Traffic was sparse and the sun was fierce as a blue van pulled up by the footpath just past the MGR Memorial on Chennai’s iconic beachside promenade, Kamarajar Salai.
The van, one of a few ‘mobile courts’ used to dispense speedy justice to those guilty of minor traffic infractions by the Chennai Police, was over two and a half hours late. A sizeable crowd had assembled, clutching papers related to their cases, with a dozen or so police officers marshalling them.
Most of the them, including me, were there for ‘helmet cases’. For several years running, Tamil Nadu had led the country in many of the statistics that measure road accidents and related fatalities. Taking a stern view of this situation, the Madras High Court stepped in and attempted a few quick fixes. One of them was making helmets mandatory for two-wheeler riders.
In truth, helmets had already been mandatory for riders of two-wheelers for about a decade. All the High Court did was put pressure on the cops to enforce the rule strictly and introduce a new system to help them do so. Under the new regime, motorists caught without helmets would have their licenses confiscated and could only get them back after producing a helmet, a bill for said helmet, and the fine amount of 100 rupees at the mobile court. This process, as it turned out, would also involve at least one visit to the police station and constant phone calls to ascertain the exact date of the mobile court hearing and then another day spent waiting for the mobile court to arrive at the appointed spot and call your number. Cops tended not to accept bribes in lieu of licenses since, with the watchful court breathing down their backs, the police high command had instituted weekly quotas for helmet cases.
Instead of penalising violators through a heavy fine, the new system penalised them by forcing them to deal with the stress and anxiety of navigating government machinery. This, as you can probably guess, proved to be a very effective deterrent.
But there was something unusual about the group of people that had gathered at Kamarajar Salai that morning to get their licenses back. All of them were men.
Most public spaces in India are male-dominated, so this didn’t even strike me as unusual until a couple of girls passed by on a scooty, helmet-less, their long tresses gloriously streaming after them, buffeted by the wind. A couple of men next to me, already irritated by the long wait, felt particularly aggrieved by this sight and began to accost a nearby cop about why he didn’t stop them.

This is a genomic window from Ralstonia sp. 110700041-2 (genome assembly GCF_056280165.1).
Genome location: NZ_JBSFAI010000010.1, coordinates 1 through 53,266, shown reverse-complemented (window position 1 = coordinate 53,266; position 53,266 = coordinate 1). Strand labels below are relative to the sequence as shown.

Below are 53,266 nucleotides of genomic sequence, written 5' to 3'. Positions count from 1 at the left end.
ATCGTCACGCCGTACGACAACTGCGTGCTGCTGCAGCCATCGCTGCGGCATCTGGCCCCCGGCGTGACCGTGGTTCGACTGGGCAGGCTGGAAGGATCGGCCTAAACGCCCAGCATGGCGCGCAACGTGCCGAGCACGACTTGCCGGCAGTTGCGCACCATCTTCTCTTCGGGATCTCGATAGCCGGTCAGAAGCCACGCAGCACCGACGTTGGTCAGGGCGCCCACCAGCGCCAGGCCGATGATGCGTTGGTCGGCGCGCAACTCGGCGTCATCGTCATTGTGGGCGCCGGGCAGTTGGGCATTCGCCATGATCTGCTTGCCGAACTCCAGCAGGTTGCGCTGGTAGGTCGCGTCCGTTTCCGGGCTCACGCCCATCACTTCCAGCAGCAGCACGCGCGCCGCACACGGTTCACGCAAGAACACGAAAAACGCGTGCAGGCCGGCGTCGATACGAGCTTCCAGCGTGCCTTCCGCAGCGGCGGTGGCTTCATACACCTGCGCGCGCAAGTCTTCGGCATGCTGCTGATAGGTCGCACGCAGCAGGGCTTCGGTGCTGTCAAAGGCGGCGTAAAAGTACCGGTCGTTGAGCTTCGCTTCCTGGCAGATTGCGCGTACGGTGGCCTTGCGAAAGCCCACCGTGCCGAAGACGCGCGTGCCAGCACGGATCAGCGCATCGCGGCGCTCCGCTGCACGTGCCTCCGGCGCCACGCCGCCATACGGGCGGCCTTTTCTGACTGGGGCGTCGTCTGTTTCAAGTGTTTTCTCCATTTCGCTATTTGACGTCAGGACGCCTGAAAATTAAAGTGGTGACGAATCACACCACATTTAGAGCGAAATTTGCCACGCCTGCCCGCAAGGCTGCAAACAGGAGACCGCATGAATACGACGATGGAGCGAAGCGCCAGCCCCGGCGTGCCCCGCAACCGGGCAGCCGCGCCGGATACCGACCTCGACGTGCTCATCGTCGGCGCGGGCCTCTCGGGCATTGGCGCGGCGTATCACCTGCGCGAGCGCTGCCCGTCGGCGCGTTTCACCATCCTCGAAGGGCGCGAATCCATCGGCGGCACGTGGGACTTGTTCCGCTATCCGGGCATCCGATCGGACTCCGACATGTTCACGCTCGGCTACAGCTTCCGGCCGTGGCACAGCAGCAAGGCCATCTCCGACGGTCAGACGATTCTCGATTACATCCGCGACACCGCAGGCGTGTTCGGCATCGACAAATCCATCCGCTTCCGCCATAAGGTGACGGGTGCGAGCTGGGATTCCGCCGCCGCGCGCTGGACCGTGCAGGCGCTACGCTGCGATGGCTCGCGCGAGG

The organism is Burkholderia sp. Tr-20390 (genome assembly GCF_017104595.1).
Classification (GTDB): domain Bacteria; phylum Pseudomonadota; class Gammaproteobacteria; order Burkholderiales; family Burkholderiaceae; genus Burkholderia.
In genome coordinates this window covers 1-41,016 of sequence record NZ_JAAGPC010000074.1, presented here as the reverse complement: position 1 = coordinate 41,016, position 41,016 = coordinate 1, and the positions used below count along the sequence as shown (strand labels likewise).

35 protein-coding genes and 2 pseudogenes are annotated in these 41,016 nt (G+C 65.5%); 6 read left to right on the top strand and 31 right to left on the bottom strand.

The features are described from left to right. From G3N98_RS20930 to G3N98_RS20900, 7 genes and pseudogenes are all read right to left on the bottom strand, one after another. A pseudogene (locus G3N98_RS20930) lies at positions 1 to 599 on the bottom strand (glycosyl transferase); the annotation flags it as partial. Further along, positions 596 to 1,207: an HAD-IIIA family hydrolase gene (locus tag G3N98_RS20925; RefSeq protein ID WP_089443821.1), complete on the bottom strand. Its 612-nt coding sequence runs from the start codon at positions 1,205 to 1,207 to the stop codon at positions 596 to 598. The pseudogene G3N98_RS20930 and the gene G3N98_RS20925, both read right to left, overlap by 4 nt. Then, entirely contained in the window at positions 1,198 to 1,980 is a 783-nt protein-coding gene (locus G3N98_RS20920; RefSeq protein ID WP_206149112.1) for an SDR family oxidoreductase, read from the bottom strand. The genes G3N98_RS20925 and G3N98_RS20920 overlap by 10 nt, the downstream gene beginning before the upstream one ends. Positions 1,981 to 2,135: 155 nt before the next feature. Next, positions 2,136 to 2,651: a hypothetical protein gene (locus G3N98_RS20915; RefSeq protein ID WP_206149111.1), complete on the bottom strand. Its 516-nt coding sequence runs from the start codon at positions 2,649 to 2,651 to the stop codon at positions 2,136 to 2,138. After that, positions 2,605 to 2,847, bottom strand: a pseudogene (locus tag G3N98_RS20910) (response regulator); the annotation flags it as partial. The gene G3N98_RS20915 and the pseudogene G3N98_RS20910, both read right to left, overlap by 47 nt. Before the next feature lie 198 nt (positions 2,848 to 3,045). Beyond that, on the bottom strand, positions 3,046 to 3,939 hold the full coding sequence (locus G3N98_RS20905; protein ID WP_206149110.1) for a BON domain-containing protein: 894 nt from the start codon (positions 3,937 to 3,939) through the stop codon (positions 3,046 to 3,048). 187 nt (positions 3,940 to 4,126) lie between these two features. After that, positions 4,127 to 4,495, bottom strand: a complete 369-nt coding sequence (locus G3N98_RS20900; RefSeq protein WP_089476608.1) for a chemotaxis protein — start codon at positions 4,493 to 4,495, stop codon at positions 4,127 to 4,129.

“They’re girls,” he replied. “What good will come from catching them?”
The men weren’t satisfied and began to protest the injustice vehemently.
“We did catch a few women when the rule first came into force, but many of them they couldn’t deal with station and court and all,” the cop explained, with an exasperated expression. “They would stand in the mobile court and cry. The judge would yell at us and ask us to take them away. Eventually we just stopped catching them.”
The spot on Kamarajar Salai where the mobile court parks was on my way to work. After that day, I frequently gave it sideways glances while passing by to take a quick gender ratio poll. I never spotted a woman waiting there.
Chandigarh, the only Indian city which legally exempted women from wearing helmets, recently amended the rules to make helmets mandatory for women as well. But received wisdom says that cops across the country are probably still going easy on female violators of the rule — either because the women aren’t equipped to handle the consequences of the violation, or because some misguided understanding of gender leads the cops to think women need special allowances.
It’s hard to pin the blame on any one party in this situation. It is probably true that a lot of Indian women, raised to be meek and agreeable indoor-people, would find it very hard to navigate police stations and courts. And it is understandable that traffic cops, who are trained to deal with people who argue and fight, don’t know the first thing about dealing with a crying woman — they would likely prefer to avoid the headache entirely.
The only real culprit here, as with most gender-related issues, is the overarching patriarchal system that conditions women to be soft and men to be their benevolent protectors (in the best-case scenario).
The state should ideally enforce the rule equally for all, but it is impossible to expect that to happen when the state’s agents on the street have patriarchy drilled into them far more effectively than the law.
Anecdotally, I know of many women who take advantage of this gendered enforcement of traffic rules. This is a weird women’s rights issue because asking for equality would inconvenience many women, although it can be argued that the exemptions probably end up hurting them in the long run (not least by adding to the list that MRA-types brandish to prove that society is in fact, biased against men).
What’s the ideal way out of this cul-de-sac? Beats me. If you have any ideas, leave a comment.